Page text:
The implications of this research extend beyond the walls of the laboratory. Political terms, job tenures, school years, golf games—all happen over a finite period of time. We’d be wise to keep an extra-vigilant eye, therefore, on lame-duck senators, students in spring semester, and golf partners on the eighteenth hole.Even further, it demonstrates another side of a natural ability to anticipate the future. A strange mood comes over us when we have the sense of an ending. We get a little friskier; we live with more abandon. (Jon Stewart, for instance, was arguably never perkier than in the last few months of filming the Daily Show.) This fact jibes with studies showing that that dopamine, a chemical in the brain associated with pleasure and risk-taking, ramps up in rats as they near the end of a maze. This sense of anticipation can help us eke the most out of transient moments, as we try to squeeze a little more from the toothpaste tube, even if it doesn’t belong to us.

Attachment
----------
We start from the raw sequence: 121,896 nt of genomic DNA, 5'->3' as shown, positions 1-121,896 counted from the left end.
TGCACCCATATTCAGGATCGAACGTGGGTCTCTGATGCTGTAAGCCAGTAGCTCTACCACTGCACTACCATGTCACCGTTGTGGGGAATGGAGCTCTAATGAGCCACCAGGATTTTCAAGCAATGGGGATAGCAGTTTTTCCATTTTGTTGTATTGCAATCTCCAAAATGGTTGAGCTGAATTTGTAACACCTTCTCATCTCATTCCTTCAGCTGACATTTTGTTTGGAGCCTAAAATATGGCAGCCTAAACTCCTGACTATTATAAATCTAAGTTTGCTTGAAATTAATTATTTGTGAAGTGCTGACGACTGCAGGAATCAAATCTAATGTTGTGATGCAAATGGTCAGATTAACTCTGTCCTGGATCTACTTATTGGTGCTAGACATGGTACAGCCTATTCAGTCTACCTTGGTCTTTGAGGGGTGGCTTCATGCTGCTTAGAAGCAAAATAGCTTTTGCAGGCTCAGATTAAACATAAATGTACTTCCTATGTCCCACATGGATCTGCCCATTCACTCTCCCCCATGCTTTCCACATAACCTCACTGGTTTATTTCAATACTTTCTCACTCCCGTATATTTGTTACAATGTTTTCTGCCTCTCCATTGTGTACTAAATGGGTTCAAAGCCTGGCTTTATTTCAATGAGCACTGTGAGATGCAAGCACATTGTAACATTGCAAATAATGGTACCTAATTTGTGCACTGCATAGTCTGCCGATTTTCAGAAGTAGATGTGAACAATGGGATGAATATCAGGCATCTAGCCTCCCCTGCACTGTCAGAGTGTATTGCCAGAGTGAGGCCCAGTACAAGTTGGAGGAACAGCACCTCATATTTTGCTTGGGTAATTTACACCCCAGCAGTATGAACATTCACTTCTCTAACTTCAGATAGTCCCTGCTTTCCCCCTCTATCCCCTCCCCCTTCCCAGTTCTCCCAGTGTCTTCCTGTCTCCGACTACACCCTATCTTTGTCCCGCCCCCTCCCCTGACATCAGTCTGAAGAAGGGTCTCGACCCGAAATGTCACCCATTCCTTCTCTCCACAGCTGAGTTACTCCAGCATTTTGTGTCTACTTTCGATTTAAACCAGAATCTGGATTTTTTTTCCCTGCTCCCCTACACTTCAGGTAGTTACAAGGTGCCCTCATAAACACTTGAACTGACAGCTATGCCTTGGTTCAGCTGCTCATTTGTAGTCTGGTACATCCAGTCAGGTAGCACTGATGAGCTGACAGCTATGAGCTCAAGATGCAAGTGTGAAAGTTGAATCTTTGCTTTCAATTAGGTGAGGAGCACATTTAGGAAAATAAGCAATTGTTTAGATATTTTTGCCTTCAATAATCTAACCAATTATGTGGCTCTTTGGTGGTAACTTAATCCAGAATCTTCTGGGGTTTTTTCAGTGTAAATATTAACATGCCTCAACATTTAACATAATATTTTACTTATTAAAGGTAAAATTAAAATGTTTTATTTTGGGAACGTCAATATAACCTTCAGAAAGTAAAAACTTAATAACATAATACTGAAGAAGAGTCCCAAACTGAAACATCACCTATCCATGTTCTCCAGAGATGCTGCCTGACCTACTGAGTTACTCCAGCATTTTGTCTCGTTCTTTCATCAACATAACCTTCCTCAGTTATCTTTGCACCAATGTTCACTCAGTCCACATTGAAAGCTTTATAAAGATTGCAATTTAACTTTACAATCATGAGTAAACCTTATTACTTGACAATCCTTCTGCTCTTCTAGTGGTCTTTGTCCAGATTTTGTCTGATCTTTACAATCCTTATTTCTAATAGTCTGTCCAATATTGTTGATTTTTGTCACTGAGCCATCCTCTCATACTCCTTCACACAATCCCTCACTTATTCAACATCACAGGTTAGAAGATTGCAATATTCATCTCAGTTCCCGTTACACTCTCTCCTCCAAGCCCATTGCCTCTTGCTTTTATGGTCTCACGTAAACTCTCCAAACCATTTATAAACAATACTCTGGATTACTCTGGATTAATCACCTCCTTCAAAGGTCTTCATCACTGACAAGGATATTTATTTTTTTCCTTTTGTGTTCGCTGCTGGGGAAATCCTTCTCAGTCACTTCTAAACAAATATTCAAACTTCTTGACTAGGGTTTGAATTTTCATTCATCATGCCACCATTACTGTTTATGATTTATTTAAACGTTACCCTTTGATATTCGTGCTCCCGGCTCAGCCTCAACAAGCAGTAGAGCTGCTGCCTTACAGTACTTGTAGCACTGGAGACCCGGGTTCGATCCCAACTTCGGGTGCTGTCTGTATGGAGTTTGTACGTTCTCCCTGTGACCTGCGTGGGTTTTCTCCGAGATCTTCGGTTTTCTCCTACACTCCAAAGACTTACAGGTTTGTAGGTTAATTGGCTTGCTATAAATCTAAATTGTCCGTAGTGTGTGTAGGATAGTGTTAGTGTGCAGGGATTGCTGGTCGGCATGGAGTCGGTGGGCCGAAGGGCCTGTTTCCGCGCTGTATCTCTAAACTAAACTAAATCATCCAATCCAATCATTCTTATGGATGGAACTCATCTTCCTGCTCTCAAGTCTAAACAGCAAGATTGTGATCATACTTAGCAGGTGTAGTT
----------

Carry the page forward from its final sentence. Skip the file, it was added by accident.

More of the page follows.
Source: People Are More Likely to Cheat at the End – Scientific American